Additional supportive evidence for advocacy with Christians in the US is the documentation that women and men within the major US Christian traditions also use modern effective contraceptives at a high rate. For those desiring to delay or space pregnancies, the levels of contraceptive use are similar among Catholics, Evangelicals and mainline Protestants, irrespective of their level of religiosity, based on frequency of church attendance (Jones 2011). 

Another relevant observation from CCIH experience is that often it may be more acceptable and effective to position family planning or healthy timing and spacing of pregnancies in the context of larger maternal and child health goals and programs, rather than as a separate, stand-alone activity. 

For example, the aforementioned education piece (CCIH 2015a) includes the following content: 

  • The lives of 1.6 million children could be saved each year if births were spaced three years apart. 
  • Family planning prevents unintended and dangerous pregnancies, thus reducing abortions and protecting mothers’ health. 
  • Family planning enables families to better care for their children, especially when food and other resources are scarce. 

After CCIH shared this communications piece and other information with congressional representatives and staff, they have expressed appreciation for helping them make the connection between spacing pregnancies through the use of family planning and healthier mothers and children. 

Similar results have been found in the field. Contraceptive use increased by 200 and 300% in two comprehensive health centers within two years when the Christian Health Association of Kenya piloted enhanced family planning services and trained religious leaders to teach their communities about the health benefits of family planning. 

When the target audience, whether conservative or not, sees the issue as a wide range of interventions affecting the overall health and well-being of women, children and families, with contraceptives and child spacing as one of many components, skepticism and fear tend to dissipate. 

The Dyer et al. (2016) report also hints at this conclusion. 

Our experience, along with the overall findings of the Dyer et al. (2016) report, can provide a framework for messages when advocating for international family planning with political and religious conservatives. We find key elements for guiding successful advocacy include: 

  • Define clearly what you mean by terms, especially “family planning” and “international family planning.” Assure your audience that family planning is voluntary, does not include abortion, is designed to meet the desires of men and women for their own family formation and includes a range of methods consistent with the beliefs and values of the recipient. 
  • Give evidence that family planning reduces abortions and promotes the health and well-being of women, children and the family (CCIH 2015a, 2015b). 
  • Choose effective and trusted messengers, such as religious leaders and faith-based health providers from the Global South who can speak with authority from experience about the importance of family planning for promoting health and reducing abortions in their communities (CCIH 2016). 

Advocacy language is evolving as family planning becomes increasingly accepted as an essential part of maternal and child health. Universal access to contraceptive services for couples is emerging as a priority component of international development. For progress towards achieving the ambitious Sustainable Development Goals (UN 2015), men and women should have clear and correct information about family planning methods; to be free from coercion or pressure to use family planning or particular methods; and to have access to a range of safe, affordable, acceptable contraceptives and services, according to their own needs and values. In the future, we can expect these concepts to be integral components of advocacy messaging for international family planning and clear definitions and explanations of terms will be needed.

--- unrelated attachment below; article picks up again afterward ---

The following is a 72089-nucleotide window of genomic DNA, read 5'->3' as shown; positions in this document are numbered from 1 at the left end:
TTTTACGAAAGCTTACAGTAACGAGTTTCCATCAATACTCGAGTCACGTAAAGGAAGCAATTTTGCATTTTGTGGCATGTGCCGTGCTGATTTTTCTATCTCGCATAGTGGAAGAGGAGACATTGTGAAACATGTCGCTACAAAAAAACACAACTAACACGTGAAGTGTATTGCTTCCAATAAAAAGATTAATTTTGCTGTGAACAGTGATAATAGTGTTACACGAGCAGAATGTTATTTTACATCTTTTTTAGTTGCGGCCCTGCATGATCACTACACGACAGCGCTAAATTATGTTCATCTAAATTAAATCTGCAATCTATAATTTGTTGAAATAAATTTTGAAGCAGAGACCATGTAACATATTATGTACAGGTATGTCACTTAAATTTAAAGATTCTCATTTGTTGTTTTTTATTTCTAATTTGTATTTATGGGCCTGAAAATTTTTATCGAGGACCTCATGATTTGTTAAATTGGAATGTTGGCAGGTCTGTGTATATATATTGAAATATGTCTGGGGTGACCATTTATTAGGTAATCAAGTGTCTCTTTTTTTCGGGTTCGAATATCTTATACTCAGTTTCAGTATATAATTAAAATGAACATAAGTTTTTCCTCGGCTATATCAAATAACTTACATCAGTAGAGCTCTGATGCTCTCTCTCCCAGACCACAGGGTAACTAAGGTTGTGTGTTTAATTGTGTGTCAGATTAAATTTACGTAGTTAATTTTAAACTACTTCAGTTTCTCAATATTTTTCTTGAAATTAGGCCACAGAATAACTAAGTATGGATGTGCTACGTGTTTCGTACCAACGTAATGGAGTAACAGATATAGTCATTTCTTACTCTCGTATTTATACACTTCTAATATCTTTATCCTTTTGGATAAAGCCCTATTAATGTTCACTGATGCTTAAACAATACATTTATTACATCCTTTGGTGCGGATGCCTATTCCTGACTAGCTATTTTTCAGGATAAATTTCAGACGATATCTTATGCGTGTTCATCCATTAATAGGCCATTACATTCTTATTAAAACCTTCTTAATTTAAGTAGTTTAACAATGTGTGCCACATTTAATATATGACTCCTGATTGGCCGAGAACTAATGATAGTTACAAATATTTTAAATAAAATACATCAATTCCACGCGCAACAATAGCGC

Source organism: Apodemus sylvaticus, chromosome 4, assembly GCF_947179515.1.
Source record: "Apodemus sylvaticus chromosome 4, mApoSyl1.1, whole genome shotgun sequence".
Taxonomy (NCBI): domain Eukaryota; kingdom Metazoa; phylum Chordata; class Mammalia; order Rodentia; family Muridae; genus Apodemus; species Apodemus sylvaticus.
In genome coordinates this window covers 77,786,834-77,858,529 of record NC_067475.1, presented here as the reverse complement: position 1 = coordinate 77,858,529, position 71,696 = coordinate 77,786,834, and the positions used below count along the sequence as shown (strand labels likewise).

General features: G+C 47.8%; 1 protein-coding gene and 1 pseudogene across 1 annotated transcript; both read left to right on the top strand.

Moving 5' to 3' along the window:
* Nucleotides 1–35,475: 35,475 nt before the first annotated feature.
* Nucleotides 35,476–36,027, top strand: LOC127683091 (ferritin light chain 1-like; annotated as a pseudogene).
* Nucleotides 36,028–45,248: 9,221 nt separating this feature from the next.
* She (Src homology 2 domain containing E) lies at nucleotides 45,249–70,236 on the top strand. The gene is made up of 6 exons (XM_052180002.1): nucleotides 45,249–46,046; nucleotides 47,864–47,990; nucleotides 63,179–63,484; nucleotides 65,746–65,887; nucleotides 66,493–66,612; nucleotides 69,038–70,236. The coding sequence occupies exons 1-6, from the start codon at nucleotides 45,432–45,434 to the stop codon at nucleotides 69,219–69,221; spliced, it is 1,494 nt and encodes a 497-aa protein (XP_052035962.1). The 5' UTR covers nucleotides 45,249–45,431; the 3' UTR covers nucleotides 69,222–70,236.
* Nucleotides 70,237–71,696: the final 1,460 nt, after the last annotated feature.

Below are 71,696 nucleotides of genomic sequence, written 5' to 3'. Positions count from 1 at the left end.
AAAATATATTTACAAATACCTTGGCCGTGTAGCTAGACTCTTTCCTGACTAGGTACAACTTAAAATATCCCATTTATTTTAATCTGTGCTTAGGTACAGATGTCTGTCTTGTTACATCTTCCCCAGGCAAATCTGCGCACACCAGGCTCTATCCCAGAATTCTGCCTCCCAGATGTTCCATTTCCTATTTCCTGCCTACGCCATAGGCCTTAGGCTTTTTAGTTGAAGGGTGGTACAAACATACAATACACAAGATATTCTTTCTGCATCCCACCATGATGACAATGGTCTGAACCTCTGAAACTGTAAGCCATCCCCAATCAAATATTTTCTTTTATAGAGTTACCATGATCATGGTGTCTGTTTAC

About the Author(s)

Douglas Huber, MD, MSc, Co-Chair, Family Planning/Reproductive Health Working Group, Christian Connections for International Health, Newton, MA 

Raymond Martin, MPH, Executive Director Emeritus, Christian Connections for International Health, Sterling, VA 

Mona Bormet, MPH, CHES, Program Director, Christian Connections for International Health, Sterling, VA 

Correspondence may be directed to: Douglas Huber, MD, MSc, 1175 Chestnut St Unit 6, Newton, MA 02464 Home/Office: 617-244-0843; Tel.: 617-335-4499; E-mail: DouglasHuber777@yahoo.com.

Acknowledgment

We gratefully acknowledge the editorial assistance of Kathy Erb and the ongoing contributions from our members in the US and the Global South who help shape CCIH’s communications. The content and views of this article are solely those of the authors.

References

Christian Connections for International Health (CCIH). 2015a. Why Do Christians Promote Healthy Timing of Pregnancies? Washington, DC: Author. Retrieved October 4, 2016. <www.ccih. org/Why-Christians-Promote-Healthy-Timing-of-Pregnancies.pdf>. 

Christian Connections for International Health (CCIH). 2015b. How Faith-Based Organizations Can Help Reduce Abortions. Washington, DC: Author. Retrieved October 4 2016. <www.ccih. org/FP-Reduces-Abortions.pdf>. 

Christian Connections for International Health (CCIH). 2016. Think You Know Where Christians Stand on Family Planning? Think Again! Washington, DC: Author. Retrieved October 4, 2016. <www.ccih.org/Hill-Fact-Sheet-FP.pdf>. 

Dyer, J.E., B.L. Heuser and S. Franklin. 2016. “International Family Planning: How Political and Religious Conservatives Respond and How to Shape Messaging for Successful Advocacy.” World Health & Population 17(1): 5–15. doi:10.12927/ whp.2016.25042. 

Goldthwaite, L.M., L. Duca, R.K. Johnson, D. Ostendorf and J. Sheeder. 2015. “Adverse Birth Outcomes in Colorado: Assessing the Impact of a Statewide Initiative to Prevent Unintended Pregnancy.” American Journal of Public Health 105: e60–e66. doi:10.2105/AJPH.2015.302711. 

Huber, D., E.R. Yang, J. Brown and R. Brown. 2008. International Family Planning: Christian Actions and Attitudes – A Survey of Christian Connections for International Health Member Organizations. 2008. Washington, DC: Christian Connections for International Health. Retrieved October 4, 2016. <www.ccih.org/ccih-fp-2008-report>. 

Jones, R.K. and J. Dreweke. 2011. Countering Conventional Wisdom: New Evidence on Religion and Contraceptive Use. New York, NY: Guttmacher Institute. Retrieved October 13, 2016. <www.guttmacher.org/report/countering-conventional-wisdom-new-evidence-religion-and-contraceptive-use>. 

Secura, G.M., T. Madden, C. McNicholas, J. Mullersman, C.M. Buckel, Q. Zhao et al. 2014. “Provision of No-Cost, Long-Acting Contraception and Teenage Pregnancy.” New England Journal of Medicine 371: 1316–23. doi:10.1056/NEJMoa1400506. 

United Nations. 2015. Sustainable Development Goals: 17 Goals to Transform Our World. Retrieved October 14, 2016. <www.un.org/ sustainabledevelopment/news/communications-material/>.